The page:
During Los Angeles' notoriously slow-paced rush-hour commute, Jackson's music could be heard blaring from several cars along busy Wilshire Boulevard.
"I'm in shock. He's gone. The legend of music,'' Becky Williams said in disbelief as she stood outside Jackson's home in Los Angeles, Holmby Hills.
Another neighbor, Roxana Radnia, was driving past Jackson's home when she saw an ambulance.
''I was just listening to his music, to 'Thriller,' yesterday on my iPod,'' said Radnia, 21. ''And now this. It's surreal.''
IN NEW ZEALAND
Music stores throughout the country are reporting noticeable increases in Michael Jackson CD and DVD sales.
Ryan Munro, sales assistant at Auckland's Newmarket CD and DVD Store, said the store had sold "a lot more" than usual.
"We've pretty much sold out - we've got one left."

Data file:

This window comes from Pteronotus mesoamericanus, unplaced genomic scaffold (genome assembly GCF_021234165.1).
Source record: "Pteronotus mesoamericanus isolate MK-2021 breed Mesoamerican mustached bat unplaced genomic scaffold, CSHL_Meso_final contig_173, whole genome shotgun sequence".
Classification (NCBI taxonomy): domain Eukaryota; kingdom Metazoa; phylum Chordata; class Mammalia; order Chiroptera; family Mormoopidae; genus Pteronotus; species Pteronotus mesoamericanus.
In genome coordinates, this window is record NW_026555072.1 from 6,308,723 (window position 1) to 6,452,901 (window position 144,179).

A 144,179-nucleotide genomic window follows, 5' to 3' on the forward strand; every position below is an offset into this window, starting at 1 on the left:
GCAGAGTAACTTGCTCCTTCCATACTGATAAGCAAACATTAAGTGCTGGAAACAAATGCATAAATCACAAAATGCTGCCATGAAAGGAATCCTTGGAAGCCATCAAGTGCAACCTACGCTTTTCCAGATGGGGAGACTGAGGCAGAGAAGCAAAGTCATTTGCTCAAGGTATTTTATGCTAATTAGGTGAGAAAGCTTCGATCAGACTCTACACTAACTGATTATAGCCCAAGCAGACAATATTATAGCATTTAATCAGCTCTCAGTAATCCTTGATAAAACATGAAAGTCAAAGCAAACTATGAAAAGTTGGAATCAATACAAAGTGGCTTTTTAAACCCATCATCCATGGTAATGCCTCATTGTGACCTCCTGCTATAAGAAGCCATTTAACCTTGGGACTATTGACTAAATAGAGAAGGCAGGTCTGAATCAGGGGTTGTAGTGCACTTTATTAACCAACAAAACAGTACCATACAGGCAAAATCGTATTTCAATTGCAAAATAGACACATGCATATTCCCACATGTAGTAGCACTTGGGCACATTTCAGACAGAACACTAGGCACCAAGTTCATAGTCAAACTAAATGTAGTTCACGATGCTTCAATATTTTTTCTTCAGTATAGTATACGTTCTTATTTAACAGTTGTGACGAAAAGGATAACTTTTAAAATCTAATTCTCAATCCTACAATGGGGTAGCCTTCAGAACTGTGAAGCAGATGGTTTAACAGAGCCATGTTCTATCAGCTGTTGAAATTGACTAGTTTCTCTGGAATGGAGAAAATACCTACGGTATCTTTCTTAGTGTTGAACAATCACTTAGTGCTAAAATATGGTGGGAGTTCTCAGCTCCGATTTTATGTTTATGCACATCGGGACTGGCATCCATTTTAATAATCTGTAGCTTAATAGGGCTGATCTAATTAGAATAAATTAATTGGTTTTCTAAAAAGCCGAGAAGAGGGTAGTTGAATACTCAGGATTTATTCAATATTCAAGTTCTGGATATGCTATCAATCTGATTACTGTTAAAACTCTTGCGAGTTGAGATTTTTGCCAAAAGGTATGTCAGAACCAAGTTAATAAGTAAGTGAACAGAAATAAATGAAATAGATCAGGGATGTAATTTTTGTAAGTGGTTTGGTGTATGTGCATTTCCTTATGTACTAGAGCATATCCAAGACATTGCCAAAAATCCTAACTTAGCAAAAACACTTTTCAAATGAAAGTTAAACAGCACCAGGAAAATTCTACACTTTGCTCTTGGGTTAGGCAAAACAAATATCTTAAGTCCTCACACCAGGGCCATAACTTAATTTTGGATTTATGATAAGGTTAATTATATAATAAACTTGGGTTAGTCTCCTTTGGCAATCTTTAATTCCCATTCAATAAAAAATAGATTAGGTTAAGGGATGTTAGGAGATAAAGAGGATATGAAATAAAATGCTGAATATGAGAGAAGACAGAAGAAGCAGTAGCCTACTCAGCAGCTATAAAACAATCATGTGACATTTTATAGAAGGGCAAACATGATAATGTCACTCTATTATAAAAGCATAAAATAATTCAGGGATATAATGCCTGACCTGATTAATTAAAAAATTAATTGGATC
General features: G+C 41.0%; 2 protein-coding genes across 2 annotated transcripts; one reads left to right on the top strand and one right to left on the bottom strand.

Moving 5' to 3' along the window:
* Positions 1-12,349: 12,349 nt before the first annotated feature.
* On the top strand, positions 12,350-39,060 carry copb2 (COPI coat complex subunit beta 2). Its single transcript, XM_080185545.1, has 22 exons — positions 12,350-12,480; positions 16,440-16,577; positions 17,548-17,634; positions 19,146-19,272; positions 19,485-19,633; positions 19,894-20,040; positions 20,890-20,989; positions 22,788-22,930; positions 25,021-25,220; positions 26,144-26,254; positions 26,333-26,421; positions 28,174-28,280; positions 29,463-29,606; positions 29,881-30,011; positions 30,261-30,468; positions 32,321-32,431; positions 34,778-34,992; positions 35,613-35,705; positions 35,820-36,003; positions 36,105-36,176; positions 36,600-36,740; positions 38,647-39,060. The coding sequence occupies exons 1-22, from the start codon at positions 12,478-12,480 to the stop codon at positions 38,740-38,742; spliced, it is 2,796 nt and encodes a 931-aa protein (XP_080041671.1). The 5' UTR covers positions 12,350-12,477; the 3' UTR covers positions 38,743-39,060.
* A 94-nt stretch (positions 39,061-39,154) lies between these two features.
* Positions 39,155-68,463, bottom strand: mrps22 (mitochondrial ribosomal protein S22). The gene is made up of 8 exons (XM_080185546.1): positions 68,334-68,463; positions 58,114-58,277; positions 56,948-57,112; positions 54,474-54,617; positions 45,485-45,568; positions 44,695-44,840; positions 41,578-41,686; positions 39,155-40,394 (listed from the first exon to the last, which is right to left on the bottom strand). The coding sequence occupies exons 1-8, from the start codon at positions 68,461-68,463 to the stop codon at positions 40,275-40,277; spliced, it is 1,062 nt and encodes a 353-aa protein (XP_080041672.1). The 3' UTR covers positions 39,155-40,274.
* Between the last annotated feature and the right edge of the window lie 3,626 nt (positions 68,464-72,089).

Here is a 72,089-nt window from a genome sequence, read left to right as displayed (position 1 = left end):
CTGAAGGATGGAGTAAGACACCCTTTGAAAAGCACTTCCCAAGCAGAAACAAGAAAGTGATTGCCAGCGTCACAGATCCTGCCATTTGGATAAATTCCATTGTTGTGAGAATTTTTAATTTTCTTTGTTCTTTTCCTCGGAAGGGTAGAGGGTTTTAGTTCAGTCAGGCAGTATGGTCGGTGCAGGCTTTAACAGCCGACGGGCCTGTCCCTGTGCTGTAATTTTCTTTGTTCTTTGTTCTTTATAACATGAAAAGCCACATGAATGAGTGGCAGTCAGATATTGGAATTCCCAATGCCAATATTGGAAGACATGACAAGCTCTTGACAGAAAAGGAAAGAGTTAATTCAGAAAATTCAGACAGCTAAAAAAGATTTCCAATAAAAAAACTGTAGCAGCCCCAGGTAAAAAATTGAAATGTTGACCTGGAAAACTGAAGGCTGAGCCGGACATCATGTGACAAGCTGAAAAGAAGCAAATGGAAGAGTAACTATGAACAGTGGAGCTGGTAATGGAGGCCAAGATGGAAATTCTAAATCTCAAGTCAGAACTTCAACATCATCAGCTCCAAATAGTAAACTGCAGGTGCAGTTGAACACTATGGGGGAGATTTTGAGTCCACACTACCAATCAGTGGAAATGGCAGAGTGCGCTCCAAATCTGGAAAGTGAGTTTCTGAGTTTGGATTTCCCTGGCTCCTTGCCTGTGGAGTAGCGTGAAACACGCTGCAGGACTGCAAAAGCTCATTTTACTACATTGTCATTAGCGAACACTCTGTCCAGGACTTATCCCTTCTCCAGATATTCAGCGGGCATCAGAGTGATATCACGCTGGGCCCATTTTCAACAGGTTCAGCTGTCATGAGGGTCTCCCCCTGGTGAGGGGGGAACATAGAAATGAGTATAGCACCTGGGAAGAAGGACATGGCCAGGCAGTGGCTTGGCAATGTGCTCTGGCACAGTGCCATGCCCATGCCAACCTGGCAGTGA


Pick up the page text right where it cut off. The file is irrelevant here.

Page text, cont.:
Eve Benson, sales assistant at Wellington's Slow Boat Records, said customers were after "old-school" Michael Jackson records.
"We've had people phoning up up trying to get vinyl ... there's been a lot of talk in the store."
While the small independent store usually sells about one Michael Jackson record a week, today they had sold at least half a dozen by 2pm.
Meanwhile Sir Howard Morrison and Sony Music boss Paul Ellis have paid tribute to Michael Jackson, describing him as a musical genius.
Ellis, a former New Zealand Idol judge, said it was "an incredibly sad day for music worldwide".
Jackson knew the lyrics to all the great songs from the 1920s right through to today, he said.
"This is the thing I knew from working with him," Mr Ellis said.
"He was a walking, human jukebox."
Sir Howard, who met Jackson when he toured New Zealand in 1996, called his death a "great shock".
"You can't put him in a little pocket and explain how good he is ... the man is a genius in dance form, in choreography, voice, arrangements and dedication," Sir Howard said.